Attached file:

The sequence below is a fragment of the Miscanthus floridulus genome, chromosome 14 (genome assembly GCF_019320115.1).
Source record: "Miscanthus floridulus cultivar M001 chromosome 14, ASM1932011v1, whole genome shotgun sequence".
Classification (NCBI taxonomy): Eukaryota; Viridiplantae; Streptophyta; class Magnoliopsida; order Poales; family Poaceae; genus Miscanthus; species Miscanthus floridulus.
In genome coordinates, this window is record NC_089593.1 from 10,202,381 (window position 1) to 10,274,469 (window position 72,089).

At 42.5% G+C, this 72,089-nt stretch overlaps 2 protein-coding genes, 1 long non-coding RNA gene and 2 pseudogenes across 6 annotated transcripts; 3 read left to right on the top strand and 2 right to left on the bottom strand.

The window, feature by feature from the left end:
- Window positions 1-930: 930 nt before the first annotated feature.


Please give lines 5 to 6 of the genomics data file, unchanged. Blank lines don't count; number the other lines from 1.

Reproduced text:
At 42.5% G+C, this 72,089-nt stretch overlaps 2 protein-coding genes, 1 long non-coding RNA gene and 2 pseudogenes across 6 annotated transcripts; 3 read left to right on the top strand and 2 right to left on the bottom strand.

The window, feature by feature from the left end: